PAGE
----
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The president of the British conservatives defends that Brexit “is in the hands of the EU”

August 20, 2019

LONDON, Aug 20 (Reuters / EP) –

The president of the British Conservative Party, James Cleverly, has defended on Tuesday that the European Union must show flexibility in terms of the solution for the border with Northern Ireland since the question of whether the United Kingdom leaves the block with or without agreement essentially corresponds to Brussels.

“The decision of whether or not we leave without agreement is now largely in the hands of EU negotiators,” Cleverly told Sky News, adding that the insistence of the bloc regarding the so-called 'backstop' –the mechanism of Emergency for the border between Ireland and Ulster– is the main point of friction.

“We will leave on October 31 whatever happens and I believe that the recognition of that desire will help negotiators understand what they have to do,” he added.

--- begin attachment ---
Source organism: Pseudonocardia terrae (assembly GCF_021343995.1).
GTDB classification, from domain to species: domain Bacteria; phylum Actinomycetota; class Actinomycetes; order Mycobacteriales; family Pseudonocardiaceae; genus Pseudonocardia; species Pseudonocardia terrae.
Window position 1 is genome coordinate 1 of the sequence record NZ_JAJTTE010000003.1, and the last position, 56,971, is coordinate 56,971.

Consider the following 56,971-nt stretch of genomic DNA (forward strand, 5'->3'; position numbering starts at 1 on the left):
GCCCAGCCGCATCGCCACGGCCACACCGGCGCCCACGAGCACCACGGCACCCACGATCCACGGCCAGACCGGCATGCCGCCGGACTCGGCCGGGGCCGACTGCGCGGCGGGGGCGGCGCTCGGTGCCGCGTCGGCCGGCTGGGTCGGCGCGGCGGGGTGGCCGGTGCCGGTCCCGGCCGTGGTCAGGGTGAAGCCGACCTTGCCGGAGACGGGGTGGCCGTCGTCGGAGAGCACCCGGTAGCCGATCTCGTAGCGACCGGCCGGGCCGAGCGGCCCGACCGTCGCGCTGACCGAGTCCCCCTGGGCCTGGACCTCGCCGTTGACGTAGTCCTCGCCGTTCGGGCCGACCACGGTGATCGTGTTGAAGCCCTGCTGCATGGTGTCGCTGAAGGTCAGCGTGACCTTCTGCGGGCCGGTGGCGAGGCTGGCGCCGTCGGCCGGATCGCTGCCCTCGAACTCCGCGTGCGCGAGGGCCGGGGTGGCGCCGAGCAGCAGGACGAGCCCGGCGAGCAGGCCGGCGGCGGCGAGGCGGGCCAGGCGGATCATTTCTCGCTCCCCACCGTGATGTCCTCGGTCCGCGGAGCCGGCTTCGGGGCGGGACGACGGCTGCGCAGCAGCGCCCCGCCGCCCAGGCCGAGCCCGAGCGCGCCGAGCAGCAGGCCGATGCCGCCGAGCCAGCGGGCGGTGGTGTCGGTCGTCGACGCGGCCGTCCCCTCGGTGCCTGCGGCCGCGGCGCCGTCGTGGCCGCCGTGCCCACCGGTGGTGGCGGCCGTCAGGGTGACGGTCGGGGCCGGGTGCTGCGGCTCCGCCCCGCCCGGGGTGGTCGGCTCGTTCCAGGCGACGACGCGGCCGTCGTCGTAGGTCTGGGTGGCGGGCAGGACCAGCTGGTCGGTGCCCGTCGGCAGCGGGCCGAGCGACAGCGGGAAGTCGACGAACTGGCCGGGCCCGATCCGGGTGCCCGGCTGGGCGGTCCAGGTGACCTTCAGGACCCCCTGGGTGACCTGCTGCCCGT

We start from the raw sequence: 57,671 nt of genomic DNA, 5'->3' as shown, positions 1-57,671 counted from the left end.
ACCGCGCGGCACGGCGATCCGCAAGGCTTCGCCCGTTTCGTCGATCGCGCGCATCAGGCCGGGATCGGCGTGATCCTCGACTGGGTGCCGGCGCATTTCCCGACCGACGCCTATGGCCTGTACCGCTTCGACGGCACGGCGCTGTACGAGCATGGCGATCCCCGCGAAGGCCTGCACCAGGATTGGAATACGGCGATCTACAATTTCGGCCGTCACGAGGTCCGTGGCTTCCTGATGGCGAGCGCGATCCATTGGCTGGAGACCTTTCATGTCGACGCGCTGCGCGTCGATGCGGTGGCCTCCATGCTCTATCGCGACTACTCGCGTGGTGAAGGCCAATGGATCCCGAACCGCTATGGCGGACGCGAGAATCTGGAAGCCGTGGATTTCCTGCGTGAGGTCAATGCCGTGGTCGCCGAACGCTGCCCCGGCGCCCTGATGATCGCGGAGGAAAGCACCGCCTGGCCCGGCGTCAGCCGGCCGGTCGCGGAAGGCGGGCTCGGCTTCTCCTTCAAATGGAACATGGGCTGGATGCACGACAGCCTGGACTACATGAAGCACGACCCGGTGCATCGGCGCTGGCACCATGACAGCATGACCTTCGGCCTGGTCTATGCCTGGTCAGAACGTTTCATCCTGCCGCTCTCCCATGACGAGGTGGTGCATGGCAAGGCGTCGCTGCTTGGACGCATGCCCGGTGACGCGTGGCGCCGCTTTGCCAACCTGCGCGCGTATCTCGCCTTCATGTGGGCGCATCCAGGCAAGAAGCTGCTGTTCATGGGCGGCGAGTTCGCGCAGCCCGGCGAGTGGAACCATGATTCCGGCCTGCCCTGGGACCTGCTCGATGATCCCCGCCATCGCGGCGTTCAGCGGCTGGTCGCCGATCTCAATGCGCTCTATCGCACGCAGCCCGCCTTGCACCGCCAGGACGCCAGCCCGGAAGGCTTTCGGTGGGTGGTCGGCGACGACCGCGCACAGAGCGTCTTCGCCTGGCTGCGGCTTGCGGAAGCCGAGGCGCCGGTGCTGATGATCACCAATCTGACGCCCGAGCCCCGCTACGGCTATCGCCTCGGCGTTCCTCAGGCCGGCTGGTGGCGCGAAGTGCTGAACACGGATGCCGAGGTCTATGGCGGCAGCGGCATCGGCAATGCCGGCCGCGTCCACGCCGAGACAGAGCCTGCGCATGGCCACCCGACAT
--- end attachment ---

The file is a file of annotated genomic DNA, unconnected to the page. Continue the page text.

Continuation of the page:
British Prime Minister Boris Johnson on Monday sent a letter to the President of the European Council, Donald Tusk, in which he proposed replacing the emergency plan or 'backstop' with a formal commitment and with guarantees of not introducing physical barriers at the border between Northern Ireland and the Republic of Ireland.

“The government will not build infrastructure or controls on the border between Northern Ireland and Ireland. We would love to accept a legally binding commitment in this regard and we hope that the EU is also ready,” Johnson said in the letter, published by the British Government.

Johnson believes that the emergency plan is “simply unfeasible” because it is “undemocratic and incompatible with the sovereignty of the United Kingdom as a State.”

“The United Kingdom and the EU have already agreed that an 'alternative pact' may be part of the solution. Therefore, I propose that the 'backstop' be replaced by a commitment to implement these pacts before the end of the transition period in the as much as possible, “explains the letter.

Thus, he expresses his willingness to face a new negotiation in a “constructive and flexible” way to achieve those pacts that provide confidence about what will happen if a definitive agreement is not reached at the end of the transition period.